Lymphedema is a side effect of some cancer surgeries and treatments and can create significant swelling, discomfort and disability. "The lymphatic system transports and filters vital fluids and allows immune cells to travel throughout the body," said Staci Ochoa, physical therapist and certified lymphedema therapist at Delta County Memorial Hospital.
Lymphedema is an accumulation of lymphatic fluid that is not draining properly and can be caused by removal of lymph nodes or damage to the lymphatic system and is often the result of cancer surgery and radiation therapy.
Lymph nodes are found in the armpit and groin areas where biopsies are frequently taken to determine if a cancer has spread to the lymphatic system. Sometimes lymph nodes are removed in surgery or are damaged by radiation treatment.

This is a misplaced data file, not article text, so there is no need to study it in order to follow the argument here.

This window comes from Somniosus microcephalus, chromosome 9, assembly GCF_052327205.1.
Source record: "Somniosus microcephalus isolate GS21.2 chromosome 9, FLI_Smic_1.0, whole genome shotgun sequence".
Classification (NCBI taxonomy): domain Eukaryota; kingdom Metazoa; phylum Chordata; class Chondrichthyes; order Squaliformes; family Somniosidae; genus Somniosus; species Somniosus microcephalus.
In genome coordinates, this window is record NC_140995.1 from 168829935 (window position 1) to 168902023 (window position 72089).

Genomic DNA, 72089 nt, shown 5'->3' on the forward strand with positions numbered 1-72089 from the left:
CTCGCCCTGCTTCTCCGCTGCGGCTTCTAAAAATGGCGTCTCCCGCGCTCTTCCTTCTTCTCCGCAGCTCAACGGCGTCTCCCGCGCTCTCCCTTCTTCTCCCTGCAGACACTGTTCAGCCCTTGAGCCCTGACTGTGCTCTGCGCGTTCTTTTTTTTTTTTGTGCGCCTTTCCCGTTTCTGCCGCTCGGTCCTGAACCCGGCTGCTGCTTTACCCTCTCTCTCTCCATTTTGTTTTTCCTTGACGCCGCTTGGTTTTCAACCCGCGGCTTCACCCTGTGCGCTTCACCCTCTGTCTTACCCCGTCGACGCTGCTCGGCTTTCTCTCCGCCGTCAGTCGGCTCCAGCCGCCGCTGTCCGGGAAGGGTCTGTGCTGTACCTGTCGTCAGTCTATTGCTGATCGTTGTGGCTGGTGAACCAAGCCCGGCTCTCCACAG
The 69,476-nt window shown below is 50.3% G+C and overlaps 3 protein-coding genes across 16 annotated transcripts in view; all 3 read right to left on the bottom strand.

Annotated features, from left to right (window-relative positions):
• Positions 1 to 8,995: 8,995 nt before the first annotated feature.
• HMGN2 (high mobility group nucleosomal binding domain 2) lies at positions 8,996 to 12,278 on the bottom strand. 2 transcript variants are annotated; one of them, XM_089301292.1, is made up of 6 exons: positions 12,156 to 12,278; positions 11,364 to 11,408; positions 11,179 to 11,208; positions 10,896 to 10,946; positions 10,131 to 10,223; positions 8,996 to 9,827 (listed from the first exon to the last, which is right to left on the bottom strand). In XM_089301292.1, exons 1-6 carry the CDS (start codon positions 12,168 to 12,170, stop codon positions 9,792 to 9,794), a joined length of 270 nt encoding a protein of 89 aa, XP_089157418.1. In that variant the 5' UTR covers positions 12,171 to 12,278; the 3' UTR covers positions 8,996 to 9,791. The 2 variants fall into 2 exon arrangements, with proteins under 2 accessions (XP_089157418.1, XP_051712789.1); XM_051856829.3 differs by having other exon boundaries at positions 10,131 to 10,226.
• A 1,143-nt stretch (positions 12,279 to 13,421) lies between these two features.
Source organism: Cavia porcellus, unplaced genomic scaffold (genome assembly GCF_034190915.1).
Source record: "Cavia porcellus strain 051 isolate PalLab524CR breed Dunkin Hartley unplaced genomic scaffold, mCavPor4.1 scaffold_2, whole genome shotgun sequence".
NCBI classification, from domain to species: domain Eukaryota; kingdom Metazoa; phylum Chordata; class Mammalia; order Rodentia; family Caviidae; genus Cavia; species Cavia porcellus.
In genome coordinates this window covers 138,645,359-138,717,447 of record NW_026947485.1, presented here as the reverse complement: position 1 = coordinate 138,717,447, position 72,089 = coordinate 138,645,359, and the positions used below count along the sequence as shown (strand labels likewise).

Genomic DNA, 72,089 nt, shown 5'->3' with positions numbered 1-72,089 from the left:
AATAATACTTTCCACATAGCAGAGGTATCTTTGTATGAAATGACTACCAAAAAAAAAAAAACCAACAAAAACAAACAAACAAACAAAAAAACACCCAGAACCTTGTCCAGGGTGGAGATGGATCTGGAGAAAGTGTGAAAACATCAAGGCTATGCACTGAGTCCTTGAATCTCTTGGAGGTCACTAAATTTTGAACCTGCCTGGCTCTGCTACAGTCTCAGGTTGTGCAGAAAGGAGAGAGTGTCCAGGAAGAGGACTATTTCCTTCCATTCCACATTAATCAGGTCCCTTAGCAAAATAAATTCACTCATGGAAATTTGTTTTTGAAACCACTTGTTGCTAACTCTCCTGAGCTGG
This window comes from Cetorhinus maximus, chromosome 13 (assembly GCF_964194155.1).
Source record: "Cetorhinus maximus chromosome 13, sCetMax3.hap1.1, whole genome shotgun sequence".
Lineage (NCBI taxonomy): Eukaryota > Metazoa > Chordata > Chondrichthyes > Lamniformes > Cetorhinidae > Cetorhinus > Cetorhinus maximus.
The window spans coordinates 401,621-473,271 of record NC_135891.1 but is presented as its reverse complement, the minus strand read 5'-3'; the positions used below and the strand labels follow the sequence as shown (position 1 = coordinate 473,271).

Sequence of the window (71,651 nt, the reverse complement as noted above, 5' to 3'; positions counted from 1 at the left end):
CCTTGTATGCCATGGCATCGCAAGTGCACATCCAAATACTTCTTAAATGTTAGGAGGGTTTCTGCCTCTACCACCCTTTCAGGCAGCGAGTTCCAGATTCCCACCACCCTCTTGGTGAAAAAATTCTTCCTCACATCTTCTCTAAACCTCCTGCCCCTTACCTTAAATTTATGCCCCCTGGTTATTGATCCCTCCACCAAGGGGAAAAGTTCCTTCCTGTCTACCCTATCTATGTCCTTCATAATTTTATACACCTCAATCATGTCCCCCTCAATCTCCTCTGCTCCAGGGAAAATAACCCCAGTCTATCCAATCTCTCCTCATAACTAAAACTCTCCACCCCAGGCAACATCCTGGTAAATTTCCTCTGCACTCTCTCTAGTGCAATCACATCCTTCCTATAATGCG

"Lymphedema is a chronic disease that usually requires lifelong management," said Ochoa. "In some cases, lymphedema improves with time. However, some swelling can be permanent."
Treatment for lymphedema includes compression (usually with multilayered bandages); manual lymph drainage (MLD); and range of motion exercises.
"Manual lymph drainage is a light massage therapy technique in which the skin is moved in certain directions based on the structure of the lymphatic system," said Ochoa. "This helps the lymph fluid drain through the proper channels."
The lymphedema treatment program is located within the Delta County Memorial Hospital Rehabilitation Department. For more information or to schedule a consultation, please call 874-2250.blog comments powered by Disqus